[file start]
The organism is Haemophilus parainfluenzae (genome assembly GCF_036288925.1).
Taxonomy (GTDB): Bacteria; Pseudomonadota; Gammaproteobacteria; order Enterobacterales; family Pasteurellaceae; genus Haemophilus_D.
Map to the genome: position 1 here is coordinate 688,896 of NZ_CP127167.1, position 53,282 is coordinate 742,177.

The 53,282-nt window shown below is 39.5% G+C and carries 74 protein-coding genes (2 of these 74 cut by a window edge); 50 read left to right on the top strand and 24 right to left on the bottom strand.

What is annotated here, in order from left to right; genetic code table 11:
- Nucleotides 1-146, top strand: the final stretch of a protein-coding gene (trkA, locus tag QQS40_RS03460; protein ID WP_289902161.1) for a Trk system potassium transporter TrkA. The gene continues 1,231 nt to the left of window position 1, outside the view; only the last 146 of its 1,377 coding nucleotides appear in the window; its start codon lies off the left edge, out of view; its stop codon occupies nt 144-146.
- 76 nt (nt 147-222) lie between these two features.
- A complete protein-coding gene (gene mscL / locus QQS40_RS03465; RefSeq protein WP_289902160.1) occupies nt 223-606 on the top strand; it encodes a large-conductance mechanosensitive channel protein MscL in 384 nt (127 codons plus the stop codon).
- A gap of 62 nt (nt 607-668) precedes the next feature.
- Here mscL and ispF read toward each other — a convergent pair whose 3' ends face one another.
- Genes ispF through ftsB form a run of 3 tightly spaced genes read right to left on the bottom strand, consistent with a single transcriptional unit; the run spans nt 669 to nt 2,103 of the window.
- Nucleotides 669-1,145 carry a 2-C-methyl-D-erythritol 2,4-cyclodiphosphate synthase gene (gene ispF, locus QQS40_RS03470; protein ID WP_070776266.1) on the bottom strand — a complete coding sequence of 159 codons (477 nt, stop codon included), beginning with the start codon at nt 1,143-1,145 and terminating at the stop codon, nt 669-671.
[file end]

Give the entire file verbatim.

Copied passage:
The organism is Haemophilus parainfluenzae (genome assembly GCF_036288925.1).
Taxonomy (GTDB): Bacteria; Pseudomonadota; Gammaproteobacteria; order Enterobacterales; family Pasteurellaceae; genus Haemophilus_D.
Map to the genome: position 1 here is coordinate 688,896 of NZ_CP127167.1, position 53,282 is coordinate 742,177.

The 53,282-nt window shown below is 39.5% G+C and carries 74 protein-coding genes (2 of these 74 cut by a window edge); 50 read left to right on the top strand and 24 right to left on the bottom strand.

What is annotated here, in order from left to right; genetic code table 11:
- Nucleotides 1-146, top strand: the final stretch of a protein-coding gene (trkA, locus tag QQS40_RS03460; protein ID WP_289902161.1) for a Trk system potassium transporter TrkA. The gene continues 1,231 nt to the left of window position 1, outside the view; only the last 146 of its 1,377 coding nucleotides appear in the window; its start codon lies off the left edge, out of view; its stop codon occupies nt 144-146.
- 76 nt (nt 147-222) lie between these two features.
- A complete protein-coding gene (gene mscL / locus QQS40_RS03465; RefSeq protein WP_289902160.1) occupies nt 223-606 on the top strand; it encodes a large-conductance mechanosensitive channel protein MscL in 384 nt (127 codons plus the stop codon).
- A gap of 62 nt (nt 607-668) precedes the next feature.
- Here mscL and ispF read toward each other — a convergent pair whose 3' ends face one another.
- Genes ispF through ftsB form a run of 3 tightly spaced genes read right to left on the bottom strand, consistent with a single transcriptional unit; the run spans nt 669 to nt 2,103 of the window.
- Nucleotides 669-1,145 carry a 2-C-methyl-D-erythritol 2,4-cyclodiphosphate synthase gene (gene ispF, locus QQS40_RS03470; protein ID WP_070776266.1) on the bottom strand — a complete coding sequence of 159 codons (477 nt, stop codon included), beginning with the start codon at nt 1,143-1,145 and terminating at the stop codon, nt 669-671.